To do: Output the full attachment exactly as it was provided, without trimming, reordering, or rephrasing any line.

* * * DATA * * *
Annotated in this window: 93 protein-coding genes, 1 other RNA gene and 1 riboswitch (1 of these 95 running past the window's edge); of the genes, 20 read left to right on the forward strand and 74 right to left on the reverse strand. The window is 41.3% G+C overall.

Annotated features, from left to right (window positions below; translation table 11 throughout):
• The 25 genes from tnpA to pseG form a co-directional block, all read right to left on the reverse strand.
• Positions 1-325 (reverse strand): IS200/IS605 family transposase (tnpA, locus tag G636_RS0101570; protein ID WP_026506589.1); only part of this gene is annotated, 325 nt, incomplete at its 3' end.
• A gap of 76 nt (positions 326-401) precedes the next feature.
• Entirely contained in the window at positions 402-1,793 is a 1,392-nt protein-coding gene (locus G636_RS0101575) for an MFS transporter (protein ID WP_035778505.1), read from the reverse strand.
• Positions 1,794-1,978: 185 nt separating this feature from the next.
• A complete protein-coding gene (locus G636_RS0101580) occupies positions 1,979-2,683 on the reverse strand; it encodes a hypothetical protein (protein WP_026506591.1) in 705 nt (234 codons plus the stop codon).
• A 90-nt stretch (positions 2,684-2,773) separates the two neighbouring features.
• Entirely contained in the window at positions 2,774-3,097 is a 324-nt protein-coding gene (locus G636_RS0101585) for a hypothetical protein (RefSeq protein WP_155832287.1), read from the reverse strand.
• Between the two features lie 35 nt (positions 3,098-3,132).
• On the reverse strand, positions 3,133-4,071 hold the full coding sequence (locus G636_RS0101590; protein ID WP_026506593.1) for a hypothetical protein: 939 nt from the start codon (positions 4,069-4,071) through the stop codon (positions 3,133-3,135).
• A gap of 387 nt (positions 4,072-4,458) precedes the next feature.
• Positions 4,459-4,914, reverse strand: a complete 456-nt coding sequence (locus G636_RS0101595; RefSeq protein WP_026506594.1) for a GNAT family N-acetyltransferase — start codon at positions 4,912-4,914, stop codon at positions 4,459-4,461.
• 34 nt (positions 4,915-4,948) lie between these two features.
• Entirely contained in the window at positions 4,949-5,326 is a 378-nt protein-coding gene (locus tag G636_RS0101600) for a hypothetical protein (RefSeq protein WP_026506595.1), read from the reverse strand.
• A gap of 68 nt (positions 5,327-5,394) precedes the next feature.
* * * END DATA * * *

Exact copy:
Annotated in this window: 93 protein-coding genes, 1 other RNA gene and 1 riboswitch (1 of these 95 running past the window's edge); of the genes, 20 read left to right on the forward strand and 74 right to left on the reverse strand. The window is 41.3% G+C overall.

Annotated features, from left to right (window positions below; translation table 11 throughout):
• The 25 genes from tnpA to pseG form a co-directional block, all read right to left on the reverse strand.
• Positions 1-325 (reverse strand): IS200/IS605 family transposase (tnpA, locus tag G636_RS0101570; protein ID WP_026506589.1); only part of this gene is annotated, 325 nt, incomplete at its 3' end.
• A gap of 76 nt (positions 326-401) precedes the next feature.
• Entirely contained in the window at positions 402-1,793 is a 1,392-nt protein-coding gene (locus G636_RS0101575) for an MFS transporter (protein ID WP_035778505.1), read from the reverse strand.
• Positions 1,794-1,978: 185 nt separating this feature from the next.
• A complete protein-coding gene (locus G636_RS0101580) occupies positions 1,979-2,683 on the reverse strand; it encodes a hypothetical protein (protein WP_026506591.1) in 705 nt (234 codons plus the stop codon).
• A 90-nt stretch (positions 2,684-2,773) separates the two neighbouring features.
• Entirely contained in the window at positions 2,774-3,097 is a 324-nt protein-coding gene (locus G636_RS0101585) for a hypothetical protein (RefSeq protein WP_155832287.1), read from the reverse strand.
• Between the two features lie 35 nt (positions 3,098-3,132).
• On the reverse strand, positions 3,133-4,071 hold the full coding sequence (locus G636_RS0101590; protein ID WP_026506593.1) for a hypothetical protein: 939 nt from the start codon (positions 4,069-4,071) through the stop codon (positions 3,133-3,135).
• A gap of 387 nt (positions 4,072-4,458) precedes the next feature.
• Positions 4,459-4,914, reverse strand: a complete 456-nt coding sequence (locus G636_RS0101595; RefSeq protein WP_026506594.1) for a GNAT family N-acetyltransferase — start codon at positions 4,912-4,914, stop codon at positions 4,459-4,461.
• 34 nt (positions 4,915-4,948) lie between these two features.
• Entirely contained in the window at positions 4,949-5,326 is a 378-nt protein-coding gene (locus tag G636_RS0101600) for a hypothetical protein (RefSeq protein WP_026506595.1), read from the reverse strand.
• A gap of 68 nt (positions 5,327-5,394) precedes the next feature.